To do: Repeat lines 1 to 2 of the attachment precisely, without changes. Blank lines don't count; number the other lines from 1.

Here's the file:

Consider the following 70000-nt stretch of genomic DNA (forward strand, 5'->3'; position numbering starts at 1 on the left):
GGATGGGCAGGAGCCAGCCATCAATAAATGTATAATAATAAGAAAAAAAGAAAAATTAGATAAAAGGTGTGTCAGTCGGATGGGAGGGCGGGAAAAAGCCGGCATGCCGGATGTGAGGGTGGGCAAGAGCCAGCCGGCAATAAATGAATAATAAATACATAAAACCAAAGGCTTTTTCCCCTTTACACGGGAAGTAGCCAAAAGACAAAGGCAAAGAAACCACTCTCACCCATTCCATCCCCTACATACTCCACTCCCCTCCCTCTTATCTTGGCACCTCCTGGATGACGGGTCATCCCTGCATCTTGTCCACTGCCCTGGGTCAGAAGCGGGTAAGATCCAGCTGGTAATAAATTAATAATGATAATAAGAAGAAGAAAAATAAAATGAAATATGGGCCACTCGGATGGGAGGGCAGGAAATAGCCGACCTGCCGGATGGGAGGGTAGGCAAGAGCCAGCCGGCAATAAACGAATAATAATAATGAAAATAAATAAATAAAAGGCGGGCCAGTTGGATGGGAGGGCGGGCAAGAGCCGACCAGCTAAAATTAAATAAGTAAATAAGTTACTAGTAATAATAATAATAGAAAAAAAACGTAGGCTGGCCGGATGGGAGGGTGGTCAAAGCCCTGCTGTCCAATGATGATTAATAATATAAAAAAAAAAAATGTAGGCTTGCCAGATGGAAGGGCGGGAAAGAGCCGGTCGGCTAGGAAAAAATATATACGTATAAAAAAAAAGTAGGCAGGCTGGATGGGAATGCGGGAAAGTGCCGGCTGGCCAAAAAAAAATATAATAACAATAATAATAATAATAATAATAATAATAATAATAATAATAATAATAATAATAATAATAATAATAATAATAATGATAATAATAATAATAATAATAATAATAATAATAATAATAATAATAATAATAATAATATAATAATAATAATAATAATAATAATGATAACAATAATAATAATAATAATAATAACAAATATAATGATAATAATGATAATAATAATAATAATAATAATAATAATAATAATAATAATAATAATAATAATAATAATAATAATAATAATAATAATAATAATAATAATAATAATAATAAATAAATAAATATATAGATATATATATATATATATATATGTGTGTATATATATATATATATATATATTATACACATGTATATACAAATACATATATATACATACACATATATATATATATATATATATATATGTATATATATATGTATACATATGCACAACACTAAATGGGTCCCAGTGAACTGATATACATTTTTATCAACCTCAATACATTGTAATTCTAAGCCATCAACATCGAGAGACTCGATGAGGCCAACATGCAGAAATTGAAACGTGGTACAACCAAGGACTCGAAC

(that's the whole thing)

Consider the following 70000-nt stretch of genomic DNA (forward strand, 5'->3'; position numbering starts at 1 on the left):
GGATGGGCAGGAGCCAGCCATCAATAAATGTATAATAATAAGAAAAAAAGAAAAATTAGATAAAAGGTGTGTCAGTCGGATGGGAGGGCGGGAAAAAGCCGGCATGCCGGATGTGAGGGTGGGCAAGAGCCAGCCGGCAATAAATGAATAATAAATACATAAAACCAAAGGCTTTTTCCCCTTTACACGGGAAGTAGCCAAAAGACAAAGGCAAAGAAACCACTCTCACCCATTCCATCCCCTACATACTCCACTCCCCTCCCTCTTATCTTGGCACCTCCTGGATGACGGGTCATCCCTGCATCTTGTCCACTGCCCTGGGTCAGAAGCGGGTAAGATCCAGCTGGTAATAAATTAATAATGATAATAAGAAGAAGAAAAATAAAATGAAATATGGGCCACTCGGATGGGAGGGCAGGAAATAGCCGACCTGCCGGATGGGAGGGTAGGCAAGAGCCAGCCGGCAATAAACGAATAATAATAATGAAAATAAATAAATAAAAGGCGGGCCAGTTGGATGGGAGGGCGGGCAAGAGCCGACCAGCTAAAATTAAATAAGTAAATAAGTTACTAGTAATAATAATAATAGAAAAAAAACGTAGGCTGGCCGGATGGGAGGGTGGTCAAAGCCCTGCTGTCCAATGATGATTAATAATATAAAAAAAAAAAATGTAGGCTTGCCAGATGGAAGGGCGGGAAAGAGCCGGTCGGCTAGGAAAAAATATATACGTATAAAAAAAAAGTAGGCAGGCTGGATGGGAATGCGGGAAAGTGCCGGCTGGCCAAAAAAAAATATAATAACAATAATAATAATAATAATAATAATAATAATAATAATAATAATAATAATAATAATAATAATAATAATAATAATGATAATAATAATAATAATAATAATAATAATAATAATAATAATAATAATAATAATAATATAATAATAATAATAATAATAATAATGATAACAATAATAATAATAATAATAATAACAAATATAATGATAATAATGATAATAATAATAATAATAATAATAATAATAATAATAATAATAATAATAATAATAATAATAATAATAATAATAATAATAATAATAATAATAATAATAATAAATAAATAAATATATAGATATATATATATATATATATATGTGTGTATATATATATATATATATATATTATACACATGTATATACAAATACATATATATACATACACATATATATATATATATATATATATATGTATATATATATGTATACATATGCACAACACTAAATGGGTCCCAGTGAACTGATATACATTTTTATCAACCTCAATACATTGTAATTCTAAGCCATCAACATCGAGAGACTCGATGAGGCCAACATGCAGAAATTGAAACGTGGTACAACCAAGGACTCGAAC